Commentary Lifestyle

Covid-19: Disinfection that wastes millions of ringgit

Housing & Local Government Minister Zuraida Kamaruddin in a Hazmat suit at a disinfection event for reasons best known to herself. And the event went against all Covid-19 advisory by allowing a crowd.

Written by Aziz Hassan

March 31, 2020.

Recollections & Reflections

IT’S still looking grim in most parts of the world except maybe for China, ironically where the pandemic started way back last December and where the situation is in reverse as the country puts the brakes on the entry of foreigners who could be bringing the problem back to where it started.

After Wuhan became the epicentre, the problem shifted to Europe and now also presents a crisis for the United States, despite the best efforts of its president who in a matter of a few weeks has established himself as a leader of little substance and whose remarks have been laughed off by many who never knew he could be this bad. But how did he become a billionaire, you wonder.

At the same time, a few places where people would normally expect something like this to hit hard, like India, Latin America and Africa, have so far reported small numbers of cases and deaths. Maybe their time has yet to come but to think that Covid-19 has so far not affected countries in these places in a big way is worth a study in itself.

India, a country of 1.2 billion people, has recorded only 1,071cases as of Sunday while Sri Lanka had only 120 and reported its first death only a few days ago. In Africa, Nigeria for example had 65 by the end of last week, Kenya 38 and Uganda 33.

There is suspicion that some countries are under-reporting; North Korea claims not to have a single case

But with some countries, there is usually the suspicion that many cases are not being detected or there is simply under-reporting. There was a news item on television some hours ago in which North Korea maintained that it did not have a single case.

Like everyone else, Malaysia is doing all it can to fight this outbreak, which from a global perspective is called a pandemic by the World Health Organisation.

One of the latest decisions is to straightaway put someone returning from overseas into a quarantine centre instead of being allowed to self-quarantine. A most sensible move but again one that follows others. You wish sometimes that your country could for once be the truck and not the trailer.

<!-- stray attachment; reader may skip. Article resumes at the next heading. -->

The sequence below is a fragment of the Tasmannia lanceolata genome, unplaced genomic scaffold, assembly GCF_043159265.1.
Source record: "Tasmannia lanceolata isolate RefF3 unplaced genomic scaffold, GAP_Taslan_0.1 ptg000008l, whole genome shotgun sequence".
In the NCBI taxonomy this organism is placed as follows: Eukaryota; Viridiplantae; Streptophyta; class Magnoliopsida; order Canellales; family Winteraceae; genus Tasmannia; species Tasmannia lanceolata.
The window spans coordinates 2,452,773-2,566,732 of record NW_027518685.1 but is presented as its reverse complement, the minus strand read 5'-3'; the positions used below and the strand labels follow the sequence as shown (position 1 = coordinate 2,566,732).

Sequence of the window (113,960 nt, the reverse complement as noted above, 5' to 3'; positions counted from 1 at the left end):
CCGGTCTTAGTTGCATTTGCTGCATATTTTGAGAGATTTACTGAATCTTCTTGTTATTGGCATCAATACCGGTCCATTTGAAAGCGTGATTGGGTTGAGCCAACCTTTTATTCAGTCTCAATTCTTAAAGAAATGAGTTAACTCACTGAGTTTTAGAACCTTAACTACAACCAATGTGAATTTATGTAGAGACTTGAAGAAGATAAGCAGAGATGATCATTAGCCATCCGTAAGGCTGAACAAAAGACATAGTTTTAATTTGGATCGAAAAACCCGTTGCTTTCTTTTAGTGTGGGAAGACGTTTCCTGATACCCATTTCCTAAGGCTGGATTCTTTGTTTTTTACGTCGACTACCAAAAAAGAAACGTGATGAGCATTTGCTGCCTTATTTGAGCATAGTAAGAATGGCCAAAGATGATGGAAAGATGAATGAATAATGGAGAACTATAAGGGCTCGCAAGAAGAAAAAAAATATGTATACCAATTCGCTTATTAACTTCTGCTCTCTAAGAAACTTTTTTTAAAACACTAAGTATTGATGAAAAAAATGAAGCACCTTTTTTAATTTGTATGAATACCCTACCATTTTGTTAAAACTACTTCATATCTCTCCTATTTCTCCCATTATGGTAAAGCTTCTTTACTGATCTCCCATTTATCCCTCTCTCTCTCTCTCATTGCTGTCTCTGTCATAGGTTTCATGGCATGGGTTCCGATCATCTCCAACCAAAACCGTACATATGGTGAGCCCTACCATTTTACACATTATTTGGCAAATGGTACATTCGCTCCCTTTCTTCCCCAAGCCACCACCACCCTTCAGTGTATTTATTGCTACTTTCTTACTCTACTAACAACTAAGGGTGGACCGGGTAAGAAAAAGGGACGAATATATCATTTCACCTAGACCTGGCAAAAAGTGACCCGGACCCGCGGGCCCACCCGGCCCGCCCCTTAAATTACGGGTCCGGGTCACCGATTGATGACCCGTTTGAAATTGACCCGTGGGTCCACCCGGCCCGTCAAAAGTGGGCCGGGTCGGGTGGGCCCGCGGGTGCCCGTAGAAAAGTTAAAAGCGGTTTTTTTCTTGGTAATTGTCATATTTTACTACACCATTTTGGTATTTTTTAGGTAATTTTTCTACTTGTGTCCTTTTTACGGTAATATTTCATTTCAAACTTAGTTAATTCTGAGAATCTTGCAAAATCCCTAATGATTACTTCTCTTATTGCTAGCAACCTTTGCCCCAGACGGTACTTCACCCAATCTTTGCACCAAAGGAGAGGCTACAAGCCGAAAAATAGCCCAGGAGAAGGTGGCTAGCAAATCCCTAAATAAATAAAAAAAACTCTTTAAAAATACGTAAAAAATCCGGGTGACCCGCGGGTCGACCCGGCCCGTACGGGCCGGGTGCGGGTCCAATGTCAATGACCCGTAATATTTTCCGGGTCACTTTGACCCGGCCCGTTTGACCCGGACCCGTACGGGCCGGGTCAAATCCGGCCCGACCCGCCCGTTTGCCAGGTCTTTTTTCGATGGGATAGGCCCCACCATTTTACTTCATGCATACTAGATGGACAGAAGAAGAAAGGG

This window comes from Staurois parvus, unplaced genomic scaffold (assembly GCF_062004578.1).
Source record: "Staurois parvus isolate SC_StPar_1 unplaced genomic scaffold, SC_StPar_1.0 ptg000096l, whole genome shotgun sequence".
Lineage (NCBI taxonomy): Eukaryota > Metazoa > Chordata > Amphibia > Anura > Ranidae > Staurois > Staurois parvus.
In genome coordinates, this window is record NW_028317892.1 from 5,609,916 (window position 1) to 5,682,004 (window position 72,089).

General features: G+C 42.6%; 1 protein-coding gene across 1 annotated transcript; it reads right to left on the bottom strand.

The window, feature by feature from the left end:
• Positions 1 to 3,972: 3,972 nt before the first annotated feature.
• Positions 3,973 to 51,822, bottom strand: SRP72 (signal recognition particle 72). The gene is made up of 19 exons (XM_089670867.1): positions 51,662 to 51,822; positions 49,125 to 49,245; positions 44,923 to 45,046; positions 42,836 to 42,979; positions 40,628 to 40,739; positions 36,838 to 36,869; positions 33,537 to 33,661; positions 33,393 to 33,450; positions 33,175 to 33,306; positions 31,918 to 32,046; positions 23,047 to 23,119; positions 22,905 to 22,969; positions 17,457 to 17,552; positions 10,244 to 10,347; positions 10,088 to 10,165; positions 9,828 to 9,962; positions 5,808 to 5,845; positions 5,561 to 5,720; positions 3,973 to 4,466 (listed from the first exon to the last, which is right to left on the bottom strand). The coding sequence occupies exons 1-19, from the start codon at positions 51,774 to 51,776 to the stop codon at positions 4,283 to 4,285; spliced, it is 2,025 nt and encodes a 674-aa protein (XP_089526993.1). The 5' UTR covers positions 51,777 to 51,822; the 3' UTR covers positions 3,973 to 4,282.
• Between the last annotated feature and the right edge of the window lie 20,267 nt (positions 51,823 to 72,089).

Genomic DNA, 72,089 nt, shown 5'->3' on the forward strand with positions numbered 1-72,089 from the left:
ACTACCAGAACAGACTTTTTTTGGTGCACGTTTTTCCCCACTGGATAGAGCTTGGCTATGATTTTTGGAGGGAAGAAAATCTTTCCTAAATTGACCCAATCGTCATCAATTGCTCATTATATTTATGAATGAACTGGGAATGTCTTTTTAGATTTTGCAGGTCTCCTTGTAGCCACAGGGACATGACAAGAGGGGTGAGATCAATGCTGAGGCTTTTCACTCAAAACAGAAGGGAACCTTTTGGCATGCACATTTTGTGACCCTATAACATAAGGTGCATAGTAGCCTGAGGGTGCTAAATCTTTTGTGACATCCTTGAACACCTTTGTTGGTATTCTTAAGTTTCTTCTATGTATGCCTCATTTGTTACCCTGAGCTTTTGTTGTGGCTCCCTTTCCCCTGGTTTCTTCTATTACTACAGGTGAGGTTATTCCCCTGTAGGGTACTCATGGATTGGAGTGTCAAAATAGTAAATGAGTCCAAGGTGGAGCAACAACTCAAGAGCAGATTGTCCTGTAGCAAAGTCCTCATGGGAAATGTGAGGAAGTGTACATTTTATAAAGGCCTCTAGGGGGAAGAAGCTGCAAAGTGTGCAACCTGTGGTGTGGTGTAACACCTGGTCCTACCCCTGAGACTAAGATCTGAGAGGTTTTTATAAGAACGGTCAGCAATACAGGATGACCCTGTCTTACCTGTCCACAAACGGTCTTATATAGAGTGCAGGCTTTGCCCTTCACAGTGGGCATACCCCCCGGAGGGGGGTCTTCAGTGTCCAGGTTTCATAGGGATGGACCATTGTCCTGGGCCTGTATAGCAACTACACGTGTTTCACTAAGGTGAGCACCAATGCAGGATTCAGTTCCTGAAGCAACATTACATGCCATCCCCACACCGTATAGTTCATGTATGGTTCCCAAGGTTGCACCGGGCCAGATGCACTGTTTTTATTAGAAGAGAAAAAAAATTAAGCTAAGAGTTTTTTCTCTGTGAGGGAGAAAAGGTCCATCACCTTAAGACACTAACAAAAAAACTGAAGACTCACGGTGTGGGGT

Senior Minister (Security Cluster) Ismail Sabri Yaakob said this when announcing the decision: “We noted that some countries are experiencing an increase in Covid-19 cases because its citizens are returning from abroad.

“That is why the meeting decided that everyone who returns to Malaysia will be quarantined for 14 days.”

The move starts Friday.

There is one decision though that has received negative reactions and from media reports at various foreign sites, it is one that is of little help. Many countries simply did so some weeks ago and on this one it looks like someone must have recommended it based on the simple fact that others had done it.

Who recommended and approved the disinfection exercise?

The decision to disinfect roads, pavements and buildings by the roadside in a gay abandon kind of style has been widely criticised because it goes against all advice on what should be disinfected or sanitised and appears to be clueless. Maybe those who recommended and approved the budget for this need to read all over again about how Covid-19 is transmitted. It’s about touch (with your hands) and catching droplets from a carrier who sneezes and coughs right into your face.

An excerpt from an article in the Business Insider USA: “But sanitizing misters are probably not the most effective way to kill the virus, experts say. The coronavirus mainly travels person to person through saliva and mucus droplets, not through tiny particles in the air.

“I would rather see better efforts to make sure people are disinfecting emergency rooms and high-touch surfaces in hospitals and schools more than I would want to see bleach being sprayed on streets,” Saskia Popescu, an infection-prevention epidemiologist, told Business Insider.

“Experts stress that basic public-health measures like washing your hands, avoiding touching your face, and staying away from sick people are the best ways to protect yourself.”

To Malaysian decision-makers (almost always politicians), civil servants and the people in general, there is no better way to learn about this pandemic than by reading, reading and reading. All you need to do is spend a bit of time and search online. Everything is there and the best part is most of the information is for free. If that doesn’t move you, what will?



About the author


Aziz Hassan

A journalist since July 1976 with both the English and Malaya press and was with two newspaper groups before The Mole. Does corporate report-writing and translation in his free time. Currently also a contributing weekly rugby columnist for the New Straits Times.